Ordinarily, I wouldn’t be especially excited about heading out on a rainy and miserable day behind the wheel of a performance car, compact or otherwise, with my coordinates set for some of my favourite winding country roads. But then the 2020 Mercedes-AMG A 35 is no ordinary car.
It’s like the spiritual successor to the superb – and short-lived – Ford Focus RS, only refined to the point of near perfection. This is the kind of car that will have you talking about it in terms usually reserved for hipster hand soaps, all crafted this and infused that. It’s not just the product you’re paying for here; it’s the experience.
With the Volkswagen Golf R on hiatus, it didn’t take long for the A 35 to cozy up into the role of sleeper hot-hatch. Subtlety reigns supreme as far as the AMG-tuned A-Class is concerned, with few visual clues to give away what’s hiding beneath its sleek sheet metal. While its wide rear hips hint at its performance prowess, the rest of the styling makes it look about as understated as they come.
One quick way to wake this fast five-door from its slumber is to add the aero pack that amps up the aesthetic aggression. It’s only the impossibly low ride height and big wheels that betray the look of a Group B rally car for the road, the fixed spoiler and rear diffuser appearing particularly pugnacious. Both are finished in black – as are the extended front lip and bumper splitters – and, when set against a contrasting colour like this tester’s Patagonia Red paint, make the A 35 positively menacing.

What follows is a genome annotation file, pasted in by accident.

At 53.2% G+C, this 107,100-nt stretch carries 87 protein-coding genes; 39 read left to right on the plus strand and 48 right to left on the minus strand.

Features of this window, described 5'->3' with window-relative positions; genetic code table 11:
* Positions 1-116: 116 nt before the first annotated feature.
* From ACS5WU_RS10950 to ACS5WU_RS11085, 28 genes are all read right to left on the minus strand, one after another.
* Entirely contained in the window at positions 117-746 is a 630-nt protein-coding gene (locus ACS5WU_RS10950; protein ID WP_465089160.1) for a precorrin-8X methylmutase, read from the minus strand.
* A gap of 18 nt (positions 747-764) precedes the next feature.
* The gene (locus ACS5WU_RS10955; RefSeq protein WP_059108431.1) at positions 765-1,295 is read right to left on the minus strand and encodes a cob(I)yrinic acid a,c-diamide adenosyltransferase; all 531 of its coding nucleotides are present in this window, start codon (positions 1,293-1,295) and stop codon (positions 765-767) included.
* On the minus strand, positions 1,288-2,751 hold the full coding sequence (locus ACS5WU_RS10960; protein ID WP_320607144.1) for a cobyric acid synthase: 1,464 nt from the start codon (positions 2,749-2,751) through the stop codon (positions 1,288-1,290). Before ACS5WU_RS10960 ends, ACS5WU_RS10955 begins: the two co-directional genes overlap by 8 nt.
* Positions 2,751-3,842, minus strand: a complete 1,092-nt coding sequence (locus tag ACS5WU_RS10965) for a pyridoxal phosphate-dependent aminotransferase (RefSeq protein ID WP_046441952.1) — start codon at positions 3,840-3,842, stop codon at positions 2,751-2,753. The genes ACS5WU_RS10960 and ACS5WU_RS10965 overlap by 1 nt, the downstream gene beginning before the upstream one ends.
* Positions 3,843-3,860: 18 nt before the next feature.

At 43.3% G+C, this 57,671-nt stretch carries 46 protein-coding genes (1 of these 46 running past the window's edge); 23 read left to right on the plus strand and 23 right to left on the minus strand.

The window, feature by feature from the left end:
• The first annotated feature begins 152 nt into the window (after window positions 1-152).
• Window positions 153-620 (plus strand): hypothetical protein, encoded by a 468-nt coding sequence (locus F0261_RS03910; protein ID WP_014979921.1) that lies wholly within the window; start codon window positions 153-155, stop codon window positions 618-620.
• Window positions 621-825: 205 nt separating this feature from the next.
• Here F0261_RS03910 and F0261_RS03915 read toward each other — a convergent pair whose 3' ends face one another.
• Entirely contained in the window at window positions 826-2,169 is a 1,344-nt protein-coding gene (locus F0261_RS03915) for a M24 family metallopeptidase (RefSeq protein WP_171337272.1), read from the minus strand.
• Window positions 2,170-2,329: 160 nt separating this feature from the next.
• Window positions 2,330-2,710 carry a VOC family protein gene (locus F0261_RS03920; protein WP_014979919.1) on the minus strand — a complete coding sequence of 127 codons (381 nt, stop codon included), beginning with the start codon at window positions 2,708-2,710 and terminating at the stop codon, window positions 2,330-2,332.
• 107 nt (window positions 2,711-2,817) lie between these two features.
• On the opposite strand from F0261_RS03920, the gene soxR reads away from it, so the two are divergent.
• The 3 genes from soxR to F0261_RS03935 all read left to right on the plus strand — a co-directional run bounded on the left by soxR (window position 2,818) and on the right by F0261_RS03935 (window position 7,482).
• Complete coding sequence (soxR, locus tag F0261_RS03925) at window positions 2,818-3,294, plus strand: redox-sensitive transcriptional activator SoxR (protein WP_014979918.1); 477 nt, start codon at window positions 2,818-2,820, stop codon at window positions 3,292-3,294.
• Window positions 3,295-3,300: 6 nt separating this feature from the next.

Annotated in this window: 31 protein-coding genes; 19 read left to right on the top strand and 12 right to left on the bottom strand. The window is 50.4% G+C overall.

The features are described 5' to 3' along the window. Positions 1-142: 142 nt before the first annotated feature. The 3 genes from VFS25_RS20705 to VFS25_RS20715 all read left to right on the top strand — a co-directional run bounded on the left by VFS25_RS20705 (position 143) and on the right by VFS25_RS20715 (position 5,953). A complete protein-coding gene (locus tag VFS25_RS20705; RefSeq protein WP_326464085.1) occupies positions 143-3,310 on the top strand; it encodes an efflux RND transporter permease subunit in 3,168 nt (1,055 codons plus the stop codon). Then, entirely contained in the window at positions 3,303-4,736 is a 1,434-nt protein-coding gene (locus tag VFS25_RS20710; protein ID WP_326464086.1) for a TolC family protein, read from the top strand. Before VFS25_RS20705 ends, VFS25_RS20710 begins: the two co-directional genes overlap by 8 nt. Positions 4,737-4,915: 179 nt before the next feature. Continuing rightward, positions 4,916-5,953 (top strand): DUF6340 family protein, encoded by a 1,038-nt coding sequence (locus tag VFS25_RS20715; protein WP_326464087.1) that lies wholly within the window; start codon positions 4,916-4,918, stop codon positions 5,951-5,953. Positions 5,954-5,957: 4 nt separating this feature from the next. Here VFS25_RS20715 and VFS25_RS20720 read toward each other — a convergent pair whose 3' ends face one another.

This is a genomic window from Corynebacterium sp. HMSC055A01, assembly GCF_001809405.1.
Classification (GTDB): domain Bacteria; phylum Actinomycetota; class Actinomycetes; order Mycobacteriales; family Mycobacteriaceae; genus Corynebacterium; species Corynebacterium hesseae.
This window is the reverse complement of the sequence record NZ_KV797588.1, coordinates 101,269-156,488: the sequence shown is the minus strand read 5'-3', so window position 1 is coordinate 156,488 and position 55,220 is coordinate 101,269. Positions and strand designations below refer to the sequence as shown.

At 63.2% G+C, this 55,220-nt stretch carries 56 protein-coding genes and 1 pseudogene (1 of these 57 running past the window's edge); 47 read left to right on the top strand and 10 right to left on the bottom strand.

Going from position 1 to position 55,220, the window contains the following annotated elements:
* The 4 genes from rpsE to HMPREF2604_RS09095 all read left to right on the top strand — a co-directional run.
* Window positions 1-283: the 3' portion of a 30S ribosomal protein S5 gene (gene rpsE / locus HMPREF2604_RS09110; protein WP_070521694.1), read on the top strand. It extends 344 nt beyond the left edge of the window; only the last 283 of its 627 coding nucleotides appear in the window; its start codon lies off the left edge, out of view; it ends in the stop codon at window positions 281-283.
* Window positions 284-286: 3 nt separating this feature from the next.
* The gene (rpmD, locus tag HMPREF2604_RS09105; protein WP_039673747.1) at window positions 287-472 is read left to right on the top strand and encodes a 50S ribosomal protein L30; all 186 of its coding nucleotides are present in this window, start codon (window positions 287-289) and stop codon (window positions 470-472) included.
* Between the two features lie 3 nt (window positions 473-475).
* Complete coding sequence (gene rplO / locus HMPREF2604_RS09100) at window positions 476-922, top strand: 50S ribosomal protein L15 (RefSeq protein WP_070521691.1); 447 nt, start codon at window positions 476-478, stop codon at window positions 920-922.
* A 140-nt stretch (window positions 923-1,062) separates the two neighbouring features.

It’s slightly less in-your-face inside, though racing seats and red leather are available for those so inclined. Instead, the standard faux suede upholstery and red accent stitching that cloaks the seats, steering wheel, and door panels are satisfyingly subtle reminders of what this car is capable of.
That capability starts under the hood, but it certainly doesn’t end there. While boasting the same cylinder count and displacement as the engine that powers the new CLA 45 and GLA 45 models, this 2.0L turbo isn’t a hand-built affair. It is, however, quite the howler, the four-cylinder spinning up a head-turning 302 hp and 295 lb-ft of torque.
The swiftness with which it builds combustible force belies the spec sheet, which claims peak torque comes online at a rather late 3,000 rpm and remains there through just 4,000 revs. Though that may be the case, it doesn’t account for the fact that the majority of the muscle is flexed at anything above idle and stays there until redline.
More than half that maximum torque count – 175 lb-ft, to be exact – kicks in at 1,500 rpm, which means it needs just 1,500 more to get the full serving. Throttle response is snappy enough that the tach gobbles up hash marks like Pac-Man, reaching 3,000 rpm before you know it. Better still, it barely drops from there, with upwards of 225 lb-ft of torque on tap all the way to the rev limiter.
Driving Feel: 10/10
Without the slightest hint of turbo lag to worry about, torque rushes to the pavement via all four wheels through a seven-speed dual-clutch automatic transmission. Yes, you read that right: there’s only one gearbox available, and it’s not manual. Sure, that takes some of the sensation out of my claim that this is the heir apparent to the Focus RS, but it’s forgivable for at least a couple of reasons. First and foremost, neither Mercedes-Benz nor its AMG sub-brand have offered a three-pedal setup in years. If that’s not a sufficient excuse, know that this seven-speed is sublime.